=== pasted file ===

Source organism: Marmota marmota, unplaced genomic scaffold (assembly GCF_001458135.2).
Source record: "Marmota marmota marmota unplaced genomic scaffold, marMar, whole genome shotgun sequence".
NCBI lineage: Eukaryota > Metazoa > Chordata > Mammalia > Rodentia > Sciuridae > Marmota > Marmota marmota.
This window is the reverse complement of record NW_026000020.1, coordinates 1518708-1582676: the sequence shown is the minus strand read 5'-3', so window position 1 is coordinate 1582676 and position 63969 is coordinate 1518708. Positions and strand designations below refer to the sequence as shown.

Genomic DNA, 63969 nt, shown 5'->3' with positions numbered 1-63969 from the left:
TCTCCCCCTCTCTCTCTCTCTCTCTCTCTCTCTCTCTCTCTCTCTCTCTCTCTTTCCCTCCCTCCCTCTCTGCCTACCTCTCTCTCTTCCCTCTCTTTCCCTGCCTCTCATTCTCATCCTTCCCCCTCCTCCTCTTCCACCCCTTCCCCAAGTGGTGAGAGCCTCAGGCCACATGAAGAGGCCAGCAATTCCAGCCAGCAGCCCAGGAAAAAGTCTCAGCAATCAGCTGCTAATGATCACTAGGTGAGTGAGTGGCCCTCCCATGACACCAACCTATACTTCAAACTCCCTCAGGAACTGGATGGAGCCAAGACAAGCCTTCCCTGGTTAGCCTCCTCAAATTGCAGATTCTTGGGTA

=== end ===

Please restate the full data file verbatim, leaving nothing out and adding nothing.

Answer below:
Source organism: Marmota marmota, unplaced genomic scaffold (assembly GCF_001458135.2).
Source record: "Marmota marmota marmota unplaced genomic scaffold, marMar, whole genome shotgun sequence".
NCBI lineage: Eukaryota > Metazoa > Chordata > Mammalia > Rodentia > Sciuridae > Marmota > Marmota marmota.
This window is the reverse complement of record NW_026000020.1, coordinates 1518708-1582676: the sequence shown is the minus strand read 5'-3', so window position 1 is coordinate 1582676 and position 63969 is coordinate 1518708. Positions and strand designations below refer to the sequence as shown.

Genomic DNA, 63969 nt, shown 5'->3' with positions numbered 1-63969 from the left:
TCTCCCCCTCTCTCTCTCTCTCTCTCTCTCTCTCTCTCTCTCTCTCTCTCTCTTTCCCTCCCTCCCTCTCTGCCTACCTCTCTCTCTTCCCTCTCTTTCCCTGCCTCTCATTCTCATCCTTCCCCCTCCTCCTCTTCCACCCCTTCCCCAAGTGGTGAGAGCCTCAGGCCACATGAAGAGGCCAGCAATTCCAGCCAGCAGCCCAGGAAAAAGTCTCAGCAATCAGCTGCTAATGATCACTAGGTGAGTGAGTGGCCCTCCCATGACACCAACCTATACTTCAAACTCCCTCAGGAACTGGATGGAGCCAAGACAAGCCTTCCCTGGTTAGCCTCCTCAAATTGCAGATTCTTGGGTA